Saturday, March 24, 2007

More on Modification

After 24 hours of germinatingG'day mates!

Today is Hot and Slow
Yestday was a slow day and a hot one. I rinsed and stirred barley on and off for the whole day. I did manage to get some work done on the computer, but barley was the thing on my mind. I listened to Oz Craft Brewer Radio's 2 podcasts on malting at home and picked up a few tips. I like listening while I work. Programming is fun, but beer is funner.

The grain is starting to spout in heavier numbers now. I keep them under a fan in two big tubs. The depth of the barley is about 4 inches (100mm) and it's kept moist with a squirt bottle with water and a little bleach. So far nothing overly exciting to report, just more sprouting. It's in the 30's here in the daytime, so I am wondering what the higher temperatures do to the germination process. I popped the thermometer into the grain yesterday and measured a lovely 31ºC. I know that the grain itself is generating heat too.

When I get this germination phase over with, I am going to stew some and try to make a crystal malt. As far as I can tell, a crystal malt is taken from the germination bed 'green' and stewed at 50ºC for an hour to cause the amylase to kick into action. The amylase converts the starch in the endosperm into maltose. This is why crystal malt is so sweet and sugary. Once stewed, the crystal malt is dried. Because we're not overly worried about preserving the enzymes or its diastatic power, we can crank up the heat and make a variety of coloured crystal malts.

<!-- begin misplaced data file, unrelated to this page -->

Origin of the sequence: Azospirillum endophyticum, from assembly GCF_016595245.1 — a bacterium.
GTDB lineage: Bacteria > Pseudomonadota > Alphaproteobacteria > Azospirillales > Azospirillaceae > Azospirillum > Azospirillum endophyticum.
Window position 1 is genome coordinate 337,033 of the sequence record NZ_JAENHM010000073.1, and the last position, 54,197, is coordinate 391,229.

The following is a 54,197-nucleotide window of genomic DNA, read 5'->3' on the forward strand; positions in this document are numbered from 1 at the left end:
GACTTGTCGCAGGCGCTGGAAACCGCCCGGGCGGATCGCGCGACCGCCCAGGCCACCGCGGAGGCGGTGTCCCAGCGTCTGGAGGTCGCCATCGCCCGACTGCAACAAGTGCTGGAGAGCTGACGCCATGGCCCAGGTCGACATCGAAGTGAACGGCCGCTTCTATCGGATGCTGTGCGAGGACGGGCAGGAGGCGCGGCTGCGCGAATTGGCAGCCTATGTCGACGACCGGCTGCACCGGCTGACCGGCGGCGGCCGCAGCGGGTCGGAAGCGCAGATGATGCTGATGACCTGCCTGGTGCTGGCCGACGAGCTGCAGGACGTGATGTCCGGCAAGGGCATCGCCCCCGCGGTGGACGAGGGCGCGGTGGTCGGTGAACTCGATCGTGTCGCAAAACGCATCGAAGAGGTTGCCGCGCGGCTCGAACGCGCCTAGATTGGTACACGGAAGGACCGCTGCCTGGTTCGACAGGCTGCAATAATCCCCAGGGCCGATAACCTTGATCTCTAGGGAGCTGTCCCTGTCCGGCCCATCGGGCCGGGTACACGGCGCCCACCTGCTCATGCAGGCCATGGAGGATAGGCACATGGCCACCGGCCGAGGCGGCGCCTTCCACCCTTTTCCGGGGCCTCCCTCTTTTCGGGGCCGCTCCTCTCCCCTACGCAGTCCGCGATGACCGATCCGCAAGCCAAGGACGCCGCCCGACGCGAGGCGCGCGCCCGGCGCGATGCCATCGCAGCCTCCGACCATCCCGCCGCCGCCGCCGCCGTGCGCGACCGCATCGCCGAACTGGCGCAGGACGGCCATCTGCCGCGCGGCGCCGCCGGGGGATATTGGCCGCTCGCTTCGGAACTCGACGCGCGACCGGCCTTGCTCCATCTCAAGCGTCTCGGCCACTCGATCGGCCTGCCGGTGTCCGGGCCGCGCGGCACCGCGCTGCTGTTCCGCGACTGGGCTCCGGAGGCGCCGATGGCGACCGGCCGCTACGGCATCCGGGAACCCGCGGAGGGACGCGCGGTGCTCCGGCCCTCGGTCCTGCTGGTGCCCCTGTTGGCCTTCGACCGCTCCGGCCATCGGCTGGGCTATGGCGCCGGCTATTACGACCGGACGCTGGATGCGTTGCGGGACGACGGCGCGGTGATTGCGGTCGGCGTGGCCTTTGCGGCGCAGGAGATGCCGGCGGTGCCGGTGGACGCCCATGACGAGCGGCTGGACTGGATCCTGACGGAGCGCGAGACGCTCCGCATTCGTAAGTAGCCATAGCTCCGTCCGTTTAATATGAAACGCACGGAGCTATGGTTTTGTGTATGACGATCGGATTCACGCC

For leisure last night I studied all the different kinds of malt. There are dozens of varieties and even more variation from malthouse to malthouse. I don't have a giant rotating drum roaster, but I can improvise.

Our friend is coming back from Cebu today and we're going to pick her up at the airport soon.

Stay tuned!

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